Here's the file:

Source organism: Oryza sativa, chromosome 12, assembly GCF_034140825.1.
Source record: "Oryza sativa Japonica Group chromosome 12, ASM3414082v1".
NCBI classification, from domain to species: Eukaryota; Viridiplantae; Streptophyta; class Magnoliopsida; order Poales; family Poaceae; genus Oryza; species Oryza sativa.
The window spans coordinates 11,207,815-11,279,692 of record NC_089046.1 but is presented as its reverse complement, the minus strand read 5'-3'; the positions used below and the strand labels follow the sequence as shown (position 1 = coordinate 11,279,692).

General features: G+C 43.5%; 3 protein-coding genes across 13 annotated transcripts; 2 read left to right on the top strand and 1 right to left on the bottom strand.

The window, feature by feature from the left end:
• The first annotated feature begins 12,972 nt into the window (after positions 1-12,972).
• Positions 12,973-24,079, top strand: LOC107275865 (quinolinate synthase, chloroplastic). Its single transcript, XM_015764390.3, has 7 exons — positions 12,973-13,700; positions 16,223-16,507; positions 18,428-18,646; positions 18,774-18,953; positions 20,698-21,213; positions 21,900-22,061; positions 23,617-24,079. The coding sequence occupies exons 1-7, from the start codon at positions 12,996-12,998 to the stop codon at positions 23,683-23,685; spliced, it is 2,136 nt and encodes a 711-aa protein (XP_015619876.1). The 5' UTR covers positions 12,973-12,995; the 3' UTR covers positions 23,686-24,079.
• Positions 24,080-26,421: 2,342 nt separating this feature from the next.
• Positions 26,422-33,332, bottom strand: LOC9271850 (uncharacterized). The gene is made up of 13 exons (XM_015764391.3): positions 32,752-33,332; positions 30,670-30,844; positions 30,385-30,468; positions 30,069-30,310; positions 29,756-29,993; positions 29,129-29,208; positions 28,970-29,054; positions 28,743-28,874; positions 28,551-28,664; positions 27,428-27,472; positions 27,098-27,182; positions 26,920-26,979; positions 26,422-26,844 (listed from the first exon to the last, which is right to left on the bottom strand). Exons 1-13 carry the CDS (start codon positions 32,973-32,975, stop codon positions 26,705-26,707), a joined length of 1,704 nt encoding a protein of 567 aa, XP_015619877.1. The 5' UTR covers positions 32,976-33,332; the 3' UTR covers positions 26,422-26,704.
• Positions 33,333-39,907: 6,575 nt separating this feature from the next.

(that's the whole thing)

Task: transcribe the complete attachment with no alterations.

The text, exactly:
Source organism: Oryza sativa, chromosome 12, assembly GCF_034140825.1.
Source record: "Oryza sativa Japonica Group chromosome 12, ASM3414082v1".
NCBI classification, from domain to species: Eukaryota; Viridiplantae; Streptophyta; class Magnoliopsida; order Poales; family Poaceae; genus Oryza; species Oryza sativa.
The window spans coordinates 11,207,815-11,279,692 of record NC_089046.1 but is presented as its reverse complement, the minus strand read 5'-3'; the positions used below and the strand labels follow the sequence as shown (position 1 = coordinate 11,279,692).

General features: G+C 43.5%; 3 protein-coding genes across 13 annotated transcripts; 2 read left to right on the top strand and 1 right to left on the bottom strand.

The window, feature by feature from the left end:
• The first annotated feature begins 12,972 nt into the window (after positions 1-12,972).
• Positions 12,973-24,079, top strand: LOC107275865 (quinolinate synthase, chloroplastic). Its single transcript, XM_015764390.3, has 7 exons — positions 12,973-13,700; positions 16,223-16,507; positions 18,428-18,646; positions 18,774-18,953; positions 20,698-21,213; positions 21,900-22,061; positions 23,617-24,079. The coding sequence occupies exons 1-7, from the start codon at positions 12,996-12,998 to the stop codon at positions 23,683-23,685; spliced, it is 2,136 nt and encodes a 711-aa protein (XP_015619876.1). The 5' UTR covers positions 12,973-12,995; the 3' UTR covers positions 23,686-24,079.
• Positions 24,080-26,421: 2,342 nt separating this feature from the next.
• Positions 26,422-33,332, bottom strand: LOC9271850 (uncharacterized). The gene is made up of 13 exons (XM_015764391.3): positions 32,752-33,332; positions 30,670-30,844; positions 30,385-30,468; positions 30,069-30,310; positions 29,756-29,993; positions 29,129-29,208; positions 28,970-29,054; positions 28,743-28,874; positions 28,551-28,664; positions 27,428-27,472; positions 27,098-27,182; positions 26,920-26,979; positions 26,422-26,844 (listed from the first exon to the last, which is right to left on the bottom strand). Exons 1-13 carry the CDS (start codon positions 32,973-32,975, stop codon positions 26,705-26,707), a joined length of 1,704 nt encoding a protein of 567 aa, XP_015619877.1. The 5' UTR covers positions 32,976-33,332; the 3' UTR covers positions 26,422-26,704.
• Positions 33,333-39,907: 6,575 nt separating this feature from the next.